After doing the homework on the RAID restore tools, and reading more than I should have on RAID technology, I am pretty much going to give up on this and simply restore my data from DVDs and CDs. When this stuff goes south, it's a real mess... time to replace it.

    Thanks for your input.

  5. #5

    Re: Hardware/RAID 0 madness; I am ready to jump...


    i am personally from europe, so i can't comment about the price but it seems relative expensive to me. I would think you could buy the individual components for 1.600-1.800$(edit, after seeing how much the 9652 costs in the USA, wow!) , but perhaps i am wrong. I would ask them about the graphic card though. My personal expierience with Ati PCie Grafic cards has been awful concerning Gigastudio load. It seems to me that Ati graphic drivers want a certain memory range for themselves rendering Gigastudio unable to load more than 56% no matter how many tweaks you use.


  6. #6

    Re: Hardware/RAID 0 madness; I am ready to jump...

    Quote Originally Posted by karin66
    I would think you could buy the individual components for 1.600-1.800$(edit, after seeing how much the 9652 costs in the USA, wow!) , but perhaps i am wrong.
    Well, yes... you can buy the components for about $1800 and the manufacturer needs to make a profit for the labor and expertise...

    I spoke with him, and his delivery time due to the holidays will not meet my needs. I think Sonica is making a good product for a good price...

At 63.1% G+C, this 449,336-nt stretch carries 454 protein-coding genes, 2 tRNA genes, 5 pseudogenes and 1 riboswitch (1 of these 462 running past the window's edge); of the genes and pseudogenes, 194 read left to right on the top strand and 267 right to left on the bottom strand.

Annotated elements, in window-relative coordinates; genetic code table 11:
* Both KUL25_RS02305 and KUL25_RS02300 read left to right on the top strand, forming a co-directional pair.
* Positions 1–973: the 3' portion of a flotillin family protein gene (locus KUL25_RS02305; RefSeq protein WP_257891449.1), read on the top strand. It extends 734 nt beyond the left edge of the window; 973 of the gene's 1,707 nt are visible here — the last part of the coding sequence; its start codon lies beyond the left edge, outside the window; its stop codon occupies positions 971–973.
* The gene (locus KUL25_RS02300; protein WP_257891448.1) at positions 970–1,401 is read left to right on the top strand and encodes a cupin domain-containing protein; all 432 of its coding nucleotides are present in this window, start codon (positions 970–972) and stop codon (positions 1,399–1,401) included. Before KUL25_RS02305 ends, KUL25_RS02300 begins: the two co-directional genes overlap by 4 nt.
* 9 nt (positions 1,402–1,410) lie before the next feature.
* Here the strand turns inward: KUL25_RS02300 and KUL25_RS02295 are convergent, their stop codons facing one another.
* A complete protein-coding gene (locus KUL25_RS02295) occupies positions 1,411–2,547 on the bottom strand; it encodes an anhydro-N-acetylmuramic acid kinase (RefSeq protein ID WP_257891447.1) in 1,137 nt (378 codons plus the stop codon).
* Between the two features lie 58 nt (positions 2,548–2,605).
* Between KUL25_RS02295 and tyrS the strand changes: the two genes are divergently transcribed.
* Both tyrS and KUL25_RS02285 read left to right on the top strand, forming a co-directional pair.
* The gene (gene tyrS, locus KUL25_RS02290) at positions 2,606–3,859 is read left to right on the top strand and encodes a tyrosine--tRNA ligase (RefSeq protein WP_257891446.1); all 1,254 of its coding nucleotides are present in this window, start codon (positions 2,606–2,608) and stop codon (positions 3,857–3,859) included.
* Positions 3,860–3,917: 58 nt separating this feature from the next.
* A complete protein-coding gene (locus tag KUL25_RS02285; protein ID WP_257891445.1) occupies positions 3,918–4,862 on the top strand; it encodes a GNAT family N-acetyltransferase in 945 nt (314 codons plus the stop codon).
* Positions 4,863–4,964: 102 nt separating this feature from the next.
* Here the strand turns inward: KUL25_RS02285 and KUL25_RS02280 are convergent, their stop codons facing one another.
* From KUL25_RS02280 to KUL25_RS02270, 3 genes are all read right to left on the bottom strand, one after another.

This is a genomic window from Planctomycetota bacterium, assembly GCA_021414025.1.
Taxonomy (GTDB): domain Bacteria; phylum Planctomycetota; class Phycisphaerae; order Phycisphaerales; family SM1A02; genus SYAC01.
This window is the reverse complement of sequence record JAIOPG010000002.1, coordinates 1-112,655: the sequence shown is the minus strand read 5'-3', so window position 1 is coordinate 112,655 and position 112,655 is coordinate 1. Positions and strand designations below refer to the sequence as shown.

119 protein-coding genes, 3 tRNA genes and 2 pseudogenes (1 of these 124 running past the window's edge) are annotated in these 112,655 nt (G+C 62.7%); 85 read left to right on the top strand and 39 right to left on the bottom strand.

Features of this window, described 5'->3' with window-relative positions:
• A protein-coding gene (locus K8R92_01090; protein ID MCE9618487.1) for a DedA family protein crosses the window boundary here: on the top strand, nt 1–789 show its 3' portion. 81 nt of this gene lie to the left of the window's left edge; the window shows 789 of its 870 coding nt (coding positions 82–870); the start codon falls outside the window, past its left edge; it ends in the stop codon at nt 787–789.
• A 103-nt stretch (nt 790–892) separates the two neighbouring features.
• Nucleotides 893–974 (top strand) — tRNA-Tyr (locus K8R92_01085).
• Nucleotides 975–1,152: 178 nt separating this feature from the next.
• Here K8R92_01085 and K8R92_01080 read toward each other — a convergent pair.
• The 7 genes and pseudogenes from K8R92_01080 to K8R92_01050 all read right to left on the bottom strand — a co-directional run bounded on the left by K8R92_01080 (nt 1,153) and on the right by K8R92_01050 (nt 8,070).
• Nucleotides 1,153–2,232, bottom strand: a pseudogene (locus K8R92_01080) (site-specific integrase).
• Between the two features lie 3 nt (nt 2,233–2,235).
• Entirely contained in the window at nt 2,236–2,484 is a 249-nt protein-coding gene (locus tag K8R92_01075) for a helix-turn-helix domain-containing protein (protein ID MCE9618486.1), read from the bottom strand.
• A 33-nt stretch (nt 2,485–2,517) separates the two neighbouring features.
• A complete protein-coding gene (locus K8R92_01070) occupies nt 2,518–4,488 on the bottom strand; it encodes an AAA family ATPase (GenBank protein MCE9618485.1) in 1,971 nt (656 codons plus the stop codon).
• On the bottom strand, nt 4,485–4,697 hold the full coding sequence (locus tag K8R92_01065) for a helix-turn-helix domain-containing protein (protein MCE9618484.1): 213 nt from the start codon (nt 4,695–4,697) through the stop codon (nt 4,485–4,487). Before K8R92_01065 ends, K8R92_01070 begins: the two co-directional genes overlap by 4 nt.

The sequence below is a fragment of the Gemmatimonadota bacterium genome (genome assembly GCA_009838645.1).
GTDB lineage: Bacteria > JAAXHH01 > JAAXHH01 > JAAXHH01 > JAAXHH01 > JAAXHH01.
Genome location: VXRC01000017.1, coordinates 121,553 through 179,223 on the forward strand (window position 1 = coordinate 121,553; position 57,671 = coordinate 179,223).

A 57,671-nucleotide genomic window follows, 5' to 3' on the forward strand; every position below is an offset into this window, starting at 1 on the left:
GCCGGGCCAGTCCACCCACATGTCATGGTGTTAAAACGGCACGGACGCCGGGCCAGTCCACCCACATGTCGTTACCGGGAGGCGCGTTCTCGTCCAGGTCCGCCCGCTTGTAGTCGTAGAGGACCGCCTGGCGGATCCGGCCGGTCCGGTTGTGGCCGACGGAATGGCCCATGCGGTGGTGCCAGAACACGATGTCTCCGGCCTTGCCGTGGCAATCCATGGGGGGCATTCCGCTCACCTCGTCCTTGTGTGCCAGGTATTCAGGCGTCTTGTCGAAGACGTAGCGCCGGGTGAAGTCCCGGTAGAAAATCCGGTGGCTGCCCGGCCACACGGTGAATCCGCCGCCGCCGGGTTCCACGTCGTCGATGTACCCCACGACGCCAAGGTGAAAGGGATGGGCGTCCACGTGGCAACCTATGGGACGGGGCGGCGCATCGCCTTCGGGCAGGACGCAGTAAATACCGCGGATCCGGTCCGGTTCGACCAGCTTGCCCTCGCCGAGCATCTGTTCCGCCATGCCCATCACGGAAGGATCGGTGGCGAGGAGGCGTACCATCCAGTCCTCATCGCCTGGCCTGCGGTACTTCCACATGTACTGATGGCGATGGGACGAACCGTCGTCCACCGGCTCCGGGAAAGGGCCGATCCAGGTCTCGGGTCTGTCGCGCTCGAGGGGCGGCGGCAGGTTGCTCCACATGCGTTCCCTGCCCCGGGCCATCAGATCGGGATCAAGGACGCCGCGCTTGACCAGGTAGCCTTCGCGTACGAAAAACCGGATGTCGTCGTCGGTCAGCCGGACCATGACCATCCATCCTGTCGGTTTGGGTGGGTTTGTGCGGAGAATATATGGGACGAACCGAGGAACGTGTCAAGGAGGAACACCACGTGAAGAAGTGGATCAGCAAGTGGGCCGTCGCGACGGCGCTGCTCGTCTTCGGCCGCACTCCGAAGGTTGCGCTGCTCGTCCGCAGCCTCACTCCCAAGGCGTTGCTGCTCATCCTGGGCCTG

SO -- I'm now trying to figure out what to buy... I am going to start a new thread, since it may interest more people than my silly RAID problem.

    PS -- I bought a new 300gig maxtor this morning (on sale for $90) and will attempt to restore the RAID.

  7. #7

    Re: Hardware/RAID 0 madness; I am ready to jump...

    I had MAJOR issues with my raid setup also ....Thankfully all I had on it were samples that I had the DVD's for as backups....I would really NOT depend on the Promise controller for SH __ _ .....If you are going to deal with Raid0 at all, go with the Intel ICH5 controller if it's available to you ...My problems were with the Promise controller also .....It has been discussed on the forum on another thread ....Actually, you might be better off doing what Jon said, and divide your instruements up between your drives , and don't even run Raid0 ...... 11 hours was just the beginning for me !!..... Don't forget to turn off the raid settings in your BIOS .... I went WEEK'S trying to figure this mess out !!...Performance at what cost ?.....Not me , never again ...Good Luck..Jim